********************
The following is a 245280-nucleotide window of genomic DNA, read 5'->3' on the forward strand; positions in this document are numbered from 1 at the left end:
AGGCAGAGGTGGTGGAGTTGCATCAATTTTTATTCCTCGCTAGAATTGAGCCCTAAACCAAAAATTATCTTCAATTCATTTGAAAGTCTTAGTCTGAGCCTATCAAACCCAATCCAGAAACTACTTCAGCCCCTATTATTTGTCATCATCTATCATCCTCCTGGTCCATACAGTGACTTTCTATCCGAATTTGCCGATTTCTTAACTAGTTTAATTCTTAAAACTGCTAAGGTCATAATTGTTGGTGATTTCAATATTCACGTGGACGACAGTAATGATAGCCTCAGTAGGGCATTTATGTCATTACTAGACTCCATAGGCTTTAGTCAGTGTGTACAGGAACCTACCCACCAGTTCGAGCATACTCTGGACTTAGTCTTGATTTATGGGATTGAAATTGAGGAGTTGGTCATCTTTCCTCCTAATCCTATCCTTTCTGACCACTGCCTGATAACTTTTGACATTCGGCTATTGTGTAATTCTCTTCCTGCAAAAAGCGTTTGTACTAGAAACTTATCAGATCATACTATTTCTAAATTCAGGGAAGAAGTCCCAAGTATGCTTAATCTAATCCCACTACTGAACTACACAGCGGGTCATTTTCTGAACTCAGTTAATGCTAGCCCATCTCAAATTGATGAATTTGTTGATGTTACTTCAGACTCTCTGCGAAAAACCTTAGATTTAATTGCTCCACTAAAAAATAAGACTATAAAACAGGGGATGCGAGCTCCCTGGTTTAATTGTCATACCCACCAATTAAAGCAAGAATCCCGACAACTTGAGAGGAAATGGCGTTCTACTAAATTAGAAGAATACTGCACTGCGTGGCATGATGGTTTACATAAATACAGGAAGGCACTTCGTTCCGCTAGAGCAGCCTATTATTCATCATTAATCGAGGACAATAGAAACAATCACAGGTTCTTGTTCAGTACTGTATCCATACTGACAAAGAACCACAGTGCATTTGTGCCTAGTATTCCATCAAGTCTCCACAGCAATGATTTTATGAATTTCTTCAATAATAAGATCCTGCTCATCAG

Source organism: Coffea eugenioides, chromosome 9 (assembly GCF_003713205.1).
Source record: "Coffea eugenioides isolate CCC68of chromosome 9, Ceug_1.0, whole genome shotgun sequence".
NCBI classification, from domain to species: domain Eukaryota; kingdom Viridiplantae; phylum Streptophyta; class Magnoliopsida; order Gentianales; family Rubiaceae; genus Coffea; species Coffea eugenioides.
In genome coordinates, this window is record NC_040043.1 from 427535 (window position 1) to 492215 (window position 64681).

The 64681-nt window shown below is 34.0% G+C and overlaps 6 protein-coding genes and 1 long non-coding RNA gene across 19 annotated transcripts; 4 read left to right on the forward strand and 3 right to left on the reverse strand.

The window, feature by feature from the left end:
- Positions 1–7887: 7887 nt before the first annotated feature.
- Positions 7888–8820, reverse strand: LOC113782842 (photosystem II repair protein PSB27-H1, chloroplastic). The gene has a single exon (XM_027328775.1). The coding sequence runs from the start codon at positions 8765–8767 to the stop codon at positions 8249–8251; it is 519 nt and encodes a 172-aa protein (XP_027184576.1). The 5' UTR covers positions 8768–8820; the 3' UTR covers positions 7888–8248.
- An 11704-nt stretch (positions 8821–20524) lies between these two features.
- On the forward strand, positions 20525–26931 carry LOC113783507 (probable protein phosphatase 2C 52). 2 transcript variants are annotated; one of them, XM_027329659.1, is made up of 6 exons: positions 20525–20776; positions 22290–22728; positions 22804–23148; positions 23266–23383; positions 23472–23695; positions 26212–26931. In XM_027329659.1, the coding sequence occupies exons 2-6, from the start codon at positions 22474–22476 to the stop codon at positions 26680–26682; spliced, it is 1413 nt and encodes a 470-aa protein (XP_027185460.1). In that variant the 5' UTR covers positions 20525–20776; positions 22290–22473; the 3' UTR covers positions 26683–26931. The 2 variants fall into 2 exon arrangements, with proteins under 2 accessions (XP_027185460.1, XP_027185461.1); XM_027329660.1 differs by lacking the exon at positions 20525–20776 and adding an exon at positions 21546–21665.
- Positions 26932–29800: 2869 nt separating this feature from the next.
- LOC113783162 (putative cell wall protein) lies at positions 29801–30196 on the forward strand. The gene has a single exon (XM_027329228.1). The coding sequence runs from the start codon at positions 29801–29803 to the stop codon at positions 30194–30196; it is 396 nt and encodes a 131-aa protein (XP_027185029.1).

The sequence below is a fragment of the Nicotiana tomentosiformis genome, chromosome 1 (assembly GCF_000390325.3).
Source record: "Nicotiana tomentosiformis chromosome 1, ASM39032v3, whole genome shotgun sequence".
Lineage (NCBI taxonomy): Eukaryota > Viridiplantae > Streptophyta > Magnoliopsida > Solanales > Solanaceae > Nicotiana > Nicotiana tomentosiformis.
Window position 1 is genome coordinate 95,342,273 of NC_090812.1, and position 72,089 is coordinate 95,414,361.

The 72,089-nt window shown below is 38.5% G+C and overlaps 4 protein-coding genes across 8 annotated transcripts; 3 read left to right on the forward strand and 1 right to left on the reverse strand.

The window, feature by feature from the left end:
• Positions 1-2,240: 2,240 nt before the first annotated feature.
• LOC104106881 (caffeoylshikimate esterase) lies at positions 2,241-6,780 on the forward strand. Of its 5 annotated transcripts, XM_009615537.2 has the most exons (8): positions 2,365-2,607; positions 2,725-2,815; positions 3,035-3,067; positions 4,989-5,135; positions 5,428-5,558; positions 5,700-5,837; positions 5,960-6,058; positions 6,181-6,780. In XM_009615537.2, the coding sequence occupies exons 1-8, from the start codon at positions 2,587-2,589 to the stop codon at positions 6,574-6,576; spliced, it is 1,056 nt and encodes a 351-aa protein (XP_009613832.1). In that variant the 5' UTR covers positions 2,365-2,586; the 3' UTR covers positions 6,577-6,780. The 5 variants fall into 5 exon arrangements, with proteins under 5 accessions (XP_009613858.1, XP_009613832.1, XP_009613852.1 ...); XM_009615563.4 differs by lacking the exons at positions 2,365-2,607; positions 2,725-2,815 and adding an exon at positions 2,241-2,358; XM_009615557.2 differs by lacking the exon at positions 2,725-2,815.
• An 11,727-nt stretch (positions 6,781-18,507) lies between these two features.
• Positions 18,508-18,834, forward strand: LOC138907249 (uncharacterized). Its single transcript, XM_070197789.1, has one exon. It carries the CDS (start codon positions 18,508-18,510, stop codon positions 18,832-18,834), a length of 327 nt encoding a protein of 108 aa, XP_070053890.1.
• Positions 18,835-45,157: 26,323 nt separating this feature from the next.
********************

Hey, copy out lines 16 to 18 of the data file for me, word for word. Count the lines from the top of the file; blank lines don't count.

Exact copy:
Source record: "Nicotiana tomentosiformis chromosome 1, ASM39032v3, whole genome shotgun sequence".
Lineage (NCBI taxonomy): Eukaryota > Viridiplantae > Streptophyta > Magnoliopsida > Solanales > Solanaceae > Nicotiana > Nicotiana tomentosiformis.
Window position 1 is genome coordinate 95,342,273 of NC_090812.1, and position 72,089 is coordinate 95,414,361.